Officials at five Times-Journal-area school districts hope a combination of economic factors doesn’t doom their 2010-11 proposed budgets.
Residents in Cobleskill-Rich-mondville, Middleburgh, Schoharie, Sharon Springs and Worcester, among others, will vote on school budgets Tuesday.
Despite the fact that all five districts are planning cuts in programs and expect layoffs or unfilled positions, all five budgets also carry a tax-levy increase, ranging from a low of 2.49 percent in Cobleskill to 18.5 percent in Worcester.
For months, school board members and administrators have grappled with unpleasant economics: Rising costs, sharply declining state aid and a recession that’s pushed taxpayers to the limit.
For most, it’s a juggling act.
“We need to find the balance between cutting enough to make the budget acceptable to our struggling taxpayers but leave in enough to be sure that we offer a quality educational program for our children,” said C-R Superintendent Lynn Macan.
District by district, the budgets look like this:
Cobleskill-Richmondville’s proposal is $36 million, $1 million less than this year. The state reduced C-R’s state aid by about $2 million, and to help cut costs, school officials eliminated or reduced hours for about a dozen teachers and non-teaching staff.
Middleburgh’s $20.4 million budget would raise the tax levy by 3.91 percent. There are no layoffs, but officials are keeping three positions vacant. Middleburgh is expecting a loss in aid of $650,000.
Schoharie is expecting a levy increase of 7.85 percent if voters approve the $19.9 million proposal. The proposed budget would spend $231,000 less than the current version, but the levy is rising because Schoharie is losing $882,000 in state aid. The district expects to lay off or not fill the positions of 11 teaching and non-teaching staff.
To help the district make its budget manageable, Sharon Springs teachers agreed to a salary freeze in the coming year. The $8.1 million budget would spend $33,000 less than this year but would still raise the tax levy four percent because of a $271,000 loss in state aid. Sharon is eliminating six teaching and non-teaching posts and is cutting hours for two other positions.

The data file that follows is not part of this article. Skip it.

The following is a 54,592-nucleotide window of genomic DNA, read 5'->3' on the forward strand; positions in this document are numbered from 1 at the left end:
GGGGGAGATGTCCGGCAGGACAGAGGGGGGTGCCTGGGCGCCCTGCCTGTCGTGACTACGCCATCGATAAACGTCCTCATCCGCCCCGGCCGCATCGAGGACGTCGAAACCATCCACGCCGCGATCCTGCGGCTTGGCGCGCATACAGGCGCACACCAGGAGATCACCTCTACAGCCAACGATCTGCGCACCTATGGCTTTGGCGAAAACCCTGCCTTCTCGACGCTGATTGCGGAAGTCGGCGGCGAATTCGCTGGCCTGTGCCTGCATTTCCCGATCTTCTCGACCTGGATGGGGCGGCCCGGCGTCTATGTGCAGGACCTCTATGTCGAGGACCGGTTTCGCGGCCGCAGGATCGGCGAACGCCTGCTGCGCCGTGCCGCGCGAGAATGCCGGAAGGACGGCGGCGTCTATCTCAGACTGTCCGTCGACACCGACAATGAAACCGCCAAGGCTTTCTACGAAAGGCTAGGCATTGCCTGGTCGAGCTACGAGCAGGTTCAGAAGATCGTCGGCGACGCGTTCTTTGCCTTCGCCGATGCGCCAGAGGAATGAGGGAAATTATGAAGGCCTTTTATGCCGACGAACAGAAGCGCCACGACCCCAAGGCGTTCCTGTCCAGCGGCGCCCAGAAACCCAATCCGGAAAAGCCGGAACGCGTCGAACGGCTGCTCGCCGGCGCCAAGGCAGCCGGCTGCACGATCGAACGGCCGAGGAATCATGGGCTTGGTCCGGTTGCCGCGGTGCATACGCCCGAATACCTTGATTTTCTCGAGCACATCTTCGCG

Worcester’s $8.7 million budget raises spending by about $1.1 million above this year, but the $32.6 million building project is causing almost all of that increase. The first budget draft called for a levy increase of 33 percent; officials then cut costs and plan to use money from the fund balance to reduce the increase to 18.5 percent.
Ms. Macan noted that with budgeting so difficult during a recession, the process has become year ’round.
“We can no longer afford to think about one year at a time, but have to think about next year, too, knowing that each budget builds on the last,” she said.
And because of the difficult conditions, school districts need more public involvement––and not just at budget time, Ms. Macan said.
She suggested residents share “thoughts, ideas and opinions throughout the year. We constantly catalogue this feedback for the appropriate time to put it to use.”
While Ms. Macan called for help at the local level, Schoharie Superintendent Brian Sherman said Albany should re-think its school aid system so districts aren’t on a rollercoaster of financing.
“The bottom line is the legislature and the executive branch need to reform the manner in which education is funded,” Mr. Sherman said. “The annual band-aid approach and short-term vision must stop.”
And he’s afraid the tangle of state finances may have a direct impact on Tuesday’s voting.
“I have a concern that the lack of trust in the state government will have a major trickle-down effect on school districts,” Mr. Sherman said.
Ms. Macan agreed but urged voters not to take out their frustrations on school budgets that are trimmed as closely as possible.
“We hope voters will recognize that there is little utility in voting a budget down to express anger over the overall economic situation of the state, nation and our area,” she said.